Have you ever walked by someone at the office, said hello, and been surprised when they brushed right past you? Did this cause you to begin wondering what you could have done to upset them? Perhaps you wasted several minutes worrying about what might be wrong, only to find out that the person had been preoccupied with something that had nothing to do with you?

The truth is, most of your interactions with colleagues don’t have anything to do with you. How could you possibly know that the marketing director has a sick mother, and hasn’t been getting much sleep? What would have given you a clue that the secretary is having financial problems, and has worried herself sick?

While work takes up a large portion of most people’s lives, it makes up only one component of them. Everyone you work with has families to care for, bills to pay, homes to manage, and dreams to go for.

The next time someone speaks to you in a harsh tone of voice, or brushes past you without saying hello, let it go. Nine out of ten times, the nature of the interaction was not a reflection on how that person feels about you. If you do feel compelled to respond, approach the situation with a degree of respect, humility, and compassion. Remember that you’re not just talking with the mailroom clerk, you’re also talking with a father, husband, son, and brother.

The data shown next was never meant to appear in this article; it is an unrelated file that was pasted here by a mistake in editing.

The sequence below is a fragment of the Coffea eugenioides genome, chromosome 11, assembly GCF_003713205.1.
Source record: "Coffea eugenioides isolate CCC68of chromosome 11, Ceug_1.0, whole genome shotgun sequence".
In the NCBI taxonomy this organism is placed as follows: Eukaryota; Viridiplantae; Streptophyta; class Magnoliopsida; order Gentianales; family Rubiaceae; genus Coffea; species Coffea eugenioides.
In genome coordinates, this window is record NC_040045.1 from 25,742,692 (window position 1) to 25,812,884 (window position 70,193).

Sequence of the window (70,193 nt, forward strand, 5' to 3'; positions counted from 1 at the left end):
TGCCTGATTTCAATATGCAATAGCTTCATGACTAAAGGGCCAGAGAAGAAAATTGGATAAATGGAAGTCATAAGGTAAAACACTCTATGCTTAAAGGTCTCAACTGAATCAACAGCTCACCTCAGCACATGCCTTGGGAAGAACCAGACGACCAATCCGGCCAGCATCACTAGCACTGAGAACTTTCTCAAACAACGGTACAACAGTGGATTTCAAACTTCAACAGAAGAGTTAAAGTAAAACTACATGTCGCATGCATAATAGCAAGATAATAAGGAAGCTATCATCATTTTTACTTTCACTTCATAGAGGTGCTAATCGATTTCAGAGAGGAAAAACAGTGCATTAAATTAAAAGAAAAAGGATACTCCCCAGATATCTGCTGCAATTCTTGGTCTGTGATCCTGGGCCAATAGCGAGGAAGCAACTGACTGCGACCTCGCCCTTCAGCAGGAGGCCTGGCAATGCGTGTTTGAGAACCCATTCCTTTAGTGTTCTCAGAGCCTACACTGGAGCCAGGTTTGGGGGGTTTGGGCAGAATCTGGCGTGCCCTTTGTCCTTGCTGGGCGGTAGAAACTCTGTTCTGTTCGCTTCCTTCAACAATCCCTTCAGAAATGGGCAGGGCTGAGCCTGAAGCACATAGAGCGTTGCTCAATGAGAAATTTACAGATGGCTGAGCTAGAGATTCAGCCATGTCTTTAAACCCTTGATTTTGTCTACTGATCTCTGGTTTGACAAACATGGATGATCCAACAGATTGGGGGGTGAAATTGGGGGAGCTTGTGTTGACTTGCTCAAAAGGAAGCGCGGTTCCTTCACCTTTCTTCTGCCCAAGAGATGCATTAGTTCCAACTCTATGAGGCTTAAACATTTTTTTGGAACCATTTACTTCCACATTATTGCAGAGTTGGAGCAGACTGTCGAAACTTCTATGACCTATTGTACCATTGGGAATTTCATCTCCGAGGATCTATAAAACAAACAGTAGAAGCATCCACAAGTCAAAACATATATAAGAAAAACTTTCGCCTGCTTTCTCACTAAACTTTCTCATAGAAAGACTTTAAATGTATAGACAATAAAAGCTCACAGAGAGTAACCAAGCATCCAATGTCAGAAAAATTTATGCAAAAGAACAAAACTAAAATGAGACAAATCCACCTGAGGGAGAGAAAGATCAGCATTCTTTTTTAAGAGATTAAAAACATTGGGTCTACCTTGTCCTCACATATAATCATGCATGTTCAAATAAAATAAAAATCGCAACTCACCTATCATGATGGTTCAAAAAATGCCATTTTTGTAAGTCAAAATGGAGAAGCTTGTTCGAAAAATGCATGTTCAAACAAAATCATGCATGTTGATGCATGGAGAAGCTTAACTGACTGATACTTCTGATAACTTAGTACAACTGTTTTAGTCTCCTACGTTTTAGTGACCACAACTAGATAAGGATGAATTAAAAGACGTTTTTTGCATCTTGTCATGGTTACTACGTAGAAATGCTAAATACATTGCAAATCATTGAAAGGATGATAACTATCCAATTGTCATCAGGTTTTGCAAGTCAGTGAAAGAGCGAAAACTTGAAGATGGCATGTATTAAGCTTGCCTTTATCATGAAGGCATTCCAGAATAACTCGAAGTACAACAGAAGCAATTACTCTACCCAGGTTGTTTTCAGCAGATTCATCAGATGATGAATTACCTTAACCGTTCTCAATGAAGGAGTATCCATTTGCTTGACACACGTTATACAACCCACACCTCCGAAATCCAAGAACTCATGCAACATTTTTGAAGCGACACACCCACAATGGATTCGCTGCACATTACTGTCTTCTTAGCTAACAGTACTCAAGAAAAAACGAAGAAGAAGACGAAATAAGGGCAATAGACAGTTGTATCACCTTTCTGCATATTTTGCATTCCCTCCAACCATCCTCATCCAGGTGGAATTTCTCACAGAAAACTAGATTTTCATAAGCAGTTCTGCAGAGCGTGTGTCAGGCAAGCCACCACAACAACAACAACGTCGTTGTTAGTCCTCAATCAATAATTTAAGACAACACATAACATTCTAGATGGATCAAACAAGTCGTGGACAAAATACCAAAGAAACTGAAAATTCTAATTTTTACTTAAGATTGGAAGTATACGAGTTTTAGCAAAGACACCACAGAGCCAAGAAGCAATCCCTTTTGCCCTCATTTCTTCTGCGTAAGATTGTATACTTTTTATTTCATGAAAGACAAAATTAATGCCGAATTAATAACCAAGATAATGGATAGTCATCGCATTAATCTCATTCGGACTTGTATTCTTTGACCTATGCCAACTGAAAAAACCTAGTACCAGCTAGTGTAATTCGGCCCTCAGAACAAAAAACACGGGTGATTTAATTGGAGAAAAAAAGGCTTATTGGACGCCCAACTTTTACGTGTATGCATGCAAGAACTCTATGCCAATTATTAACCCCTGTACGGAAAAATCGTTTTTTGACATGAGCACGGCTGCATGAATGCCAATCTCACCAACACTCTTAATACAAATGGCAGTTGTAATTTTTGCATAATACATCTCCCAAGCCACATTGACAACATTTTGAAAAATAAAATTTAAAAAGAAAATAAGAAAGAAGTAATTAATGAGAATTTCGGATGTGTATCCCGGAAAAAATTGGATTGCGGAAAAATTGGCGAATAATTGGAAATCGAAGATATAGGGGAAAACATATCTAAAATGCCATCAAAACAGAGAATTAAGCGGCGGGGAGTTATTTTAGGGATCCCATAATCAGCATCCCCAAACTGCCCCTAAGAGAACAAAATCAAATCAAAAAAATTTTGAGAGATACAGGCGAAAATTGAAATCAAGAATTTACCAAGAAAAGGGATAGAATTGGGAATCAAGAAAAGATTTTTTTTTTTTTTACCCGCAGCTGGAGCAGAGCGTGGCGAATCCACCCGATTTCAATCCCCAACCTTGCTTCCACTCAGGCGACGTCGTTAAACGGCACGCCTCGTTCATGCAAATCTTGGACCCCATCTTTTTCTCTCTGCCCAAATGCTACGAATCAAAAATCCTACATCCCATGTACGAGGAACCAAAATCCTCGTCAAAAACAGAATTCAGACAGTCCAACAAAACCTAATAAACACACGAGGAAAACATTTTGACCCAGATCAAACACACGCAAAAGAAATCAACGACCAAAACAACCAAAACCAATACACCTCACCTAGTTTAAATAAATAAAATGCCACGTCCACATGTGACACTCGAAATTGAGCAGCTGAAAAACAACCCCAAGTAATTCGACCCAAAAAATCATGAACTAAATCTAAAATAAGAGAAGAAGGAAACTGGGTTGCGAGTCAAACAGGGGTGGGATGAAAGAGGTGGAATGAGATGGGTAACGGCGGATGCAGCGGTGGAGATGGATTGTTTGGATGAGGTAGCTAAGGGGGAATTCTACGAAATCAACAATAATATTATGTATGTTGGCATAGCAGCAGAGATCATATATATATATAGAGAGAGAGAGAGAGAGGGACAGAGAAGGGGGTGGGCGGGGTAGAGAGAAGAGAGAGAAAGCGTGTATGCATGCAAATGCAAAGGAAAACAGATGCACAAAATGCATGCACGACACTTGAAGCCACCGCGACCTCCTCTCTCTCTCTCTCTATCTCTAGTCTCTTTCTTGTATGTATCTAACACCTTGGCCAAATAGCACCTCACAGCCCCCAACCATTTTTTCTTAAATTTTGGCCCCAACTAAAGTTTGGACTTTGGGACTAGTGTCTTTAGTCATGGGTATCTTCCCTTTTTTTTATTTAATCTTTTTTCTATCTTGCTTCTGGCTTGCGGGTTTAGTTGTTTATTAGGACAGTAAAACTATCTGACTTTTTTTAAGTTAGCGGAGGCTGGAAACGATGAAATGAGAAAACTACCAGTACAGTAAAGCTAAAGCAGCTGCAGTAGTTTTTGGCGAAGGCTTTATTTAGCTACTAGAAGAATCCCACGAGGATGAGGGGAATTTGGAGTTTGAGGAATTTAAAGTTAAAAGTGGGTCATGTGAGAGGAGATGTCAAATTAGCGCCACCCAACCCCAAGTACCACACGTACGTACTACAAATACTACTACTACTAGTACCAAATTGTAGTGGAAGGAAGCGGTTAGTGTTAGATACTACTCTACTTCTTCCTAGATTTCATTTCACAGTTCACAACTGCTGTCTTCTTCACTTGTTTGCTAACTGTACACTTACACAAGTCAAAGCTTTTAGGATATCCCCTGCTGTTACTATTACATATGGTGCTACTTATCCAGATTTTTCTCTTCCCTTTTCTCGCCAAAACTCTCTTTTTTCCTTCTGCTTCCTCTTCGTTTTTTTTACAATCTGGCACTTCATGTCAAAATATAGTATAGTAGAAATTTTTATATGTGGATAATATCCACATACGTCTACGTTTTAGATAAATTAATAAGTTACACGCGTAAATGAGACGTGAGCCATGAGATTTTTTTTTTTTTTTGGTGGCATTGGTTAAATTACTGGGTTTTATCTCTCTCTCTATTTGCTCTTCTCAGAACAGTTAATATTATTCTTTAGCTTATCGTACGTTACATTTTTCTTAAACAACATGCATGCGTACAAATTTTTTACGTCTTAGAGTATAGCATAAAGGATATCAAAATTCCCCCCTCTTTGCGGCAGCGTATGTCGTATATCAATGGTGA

When you look at your colleagues in a holistic manner, it will become easy for you to let the little things go, because they likely have very little to do with you.

Keep Your Eye on the Ball

What product or service does your company provide? Why were you hired, and what are you responsible for? Consider the projects you’ve been assigned. What is your goal? Your ability to maintain focus on the purpose at hand; no matter what types of interpersonal challenges you encounter, will ensure your professional success.

While it may be easy to participate in office politics, taking this approach will inevitably lead you down a path of loss. Ultimately, your career is designed to allow you to provide for yourself and your family. Ideally, it should provide you with opportunities to discover your creativity, develop your skills, and contribute to others. These aims require focus, determination, and consistency.

Reconnect with the objectives that caused you to embrace your current career. Allow yourself to dream about the level of success you’d like to experience, and take steps each day to bring yourself closer to that goal.

When you start to play the game of business using these rules, you will begin to win far more frequently than you lose. You will also begin to enjoy more productive and purposeful relationships at work. Ultimately, these are the circumstances that lead you to the big win; a job you enjoy and a life you love.

Author's Bio: 

Life and business coach Kim Fulcher is an entrepreneur, executive, author, speaker, and accomplished professional coach. She has achieved national recognition in personal and professional development, and is a widely recognized expert in the field of professional coaching. Learn more about Kim, her community for women and her personal development network at